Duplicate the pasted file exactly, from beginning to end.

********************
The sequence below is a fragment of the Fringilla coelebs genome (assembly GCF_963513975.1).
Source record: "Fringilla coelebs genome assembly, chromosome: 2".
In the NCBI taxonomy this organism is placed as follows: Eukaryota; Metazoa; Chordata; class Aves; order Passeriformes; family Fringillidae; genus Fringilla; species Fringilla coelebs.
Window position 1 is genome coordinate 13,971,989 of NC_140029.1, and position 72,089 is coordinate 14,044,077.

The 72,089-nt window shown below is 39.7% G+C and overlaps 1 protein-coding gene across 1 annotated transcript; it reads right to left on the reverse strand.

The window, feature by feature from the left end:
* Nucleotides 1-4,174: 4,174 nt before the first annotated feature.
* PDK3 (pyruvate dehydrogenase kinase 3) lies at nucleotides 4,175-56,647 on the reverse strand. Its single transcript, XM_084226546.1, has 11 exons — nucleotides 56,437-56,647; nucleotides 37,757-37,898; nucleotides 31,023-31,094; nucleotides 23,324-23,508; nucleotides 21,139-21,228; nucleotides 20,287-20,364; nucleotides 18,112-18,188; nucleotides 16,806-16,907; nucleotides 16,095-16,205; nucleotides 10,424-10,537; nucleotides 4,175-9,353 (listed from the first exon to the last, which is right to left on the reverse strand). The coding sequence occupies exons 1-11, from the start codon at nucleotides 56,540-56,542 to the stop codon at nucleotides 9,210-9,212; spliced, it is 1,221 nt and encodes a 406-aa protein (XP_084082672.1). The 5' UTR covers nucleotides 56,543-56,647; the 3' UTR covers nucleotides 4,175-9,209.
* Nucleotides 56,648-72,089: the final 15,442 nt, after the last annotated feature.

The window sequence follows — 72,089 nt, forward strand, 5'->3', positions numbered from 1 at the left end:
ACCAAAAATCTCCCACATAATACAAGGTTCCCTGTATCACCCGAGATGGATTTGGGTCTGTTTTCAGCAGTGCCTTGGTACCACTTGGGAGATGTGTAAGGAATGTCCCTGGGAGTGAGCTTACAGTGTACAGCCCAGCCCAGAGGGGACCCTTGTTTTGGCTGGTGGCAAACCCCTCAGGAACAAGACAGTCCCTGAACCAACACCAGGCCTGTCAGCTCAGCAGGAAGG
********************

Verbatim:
The sequence below is a fragment of the Fringilla coelebs genome (assembly GCF_963513975.1).
Source record: "Fringilla coelebs genome assembly, chromosome: 2".
In the NCBI taxonomy this organism is placed as follows: Eukaryota; Metazoa; Chordata; class Aves; order Passeriformes; family Fringillidae; genus Fringilla; species Fringilla coelebs.
Window position 1 is genome coordinate 13,971,989 of NC_140029.1, and position 72,089 is coordinate 14,044,077.

The 72,089-nt window shown below is 39.7% G+C and overlaps 1 protein-coding gene across 1 annotated transcript; it reads right to left on the reverse strand.

The window, feature by feature from the left end:
* Nucleotides 1-4,174: 4,174 nt before the first annotated feature.
* PDK3 (pyruvate dehydrogenase kinase 3) lies at nucleotides 4,175-56,647 on the reverse strand. Its single transcript, XM_084226546.1, has 11 exons — nucleotides 56,437-56,647; nucleotides 37,757-37,898; nucleotides 31,023-31,094; nucleotides 23,324-23,508; nucleotides 21,139-21,228; nucleotides 20,287-20,364; nucleotides 18,112-18,188; nucleotides 16,806-16,907; nucleotides 16,095-16,205; nucleotides 10,424-10,537; nucleotides 4,175-9,353 (listed from the first exon to the last, which is right to left on the reverse strand). The coding sequence occupies exons 1-11, from the start codon at nucleotides 56,540-56,542 to the stop codon at nucleotides 9,210-9,212; spliced, it is 1,221 nt and encodes a 406-aa protein (XP_084082672.1). The 5' UTR covers nucleotides 56,543-56,647; the 3' UTR covers nucleotides 4,175-9,209.
* Nucleotides 56,648-72,089: the final 15,442 nt, after the last annotated feature.

The window sequence follows — 72,089 nt, forward strand, 5'->3', positions numbered from 1 at the left end:
ACCAAAAATCTCCCACATAATACAAGGTTCCCTGTATCACCCGAGATGGATTTGGGTCTGTTTTCAGCAGTGCCTTGGTACCACTTGGGAGATGTGTAAGGAATGTCCCTGGGAGTGAGCTTACAGTGTACAGCCCAGCCCAGAGGGGACCCTTGTTTTGGCTGGTGGCAAACCCCTCAGGAACAAGACAGTCCCTGAACCAACACCAGGCCTGTCAGCTCAGCAGGAAGG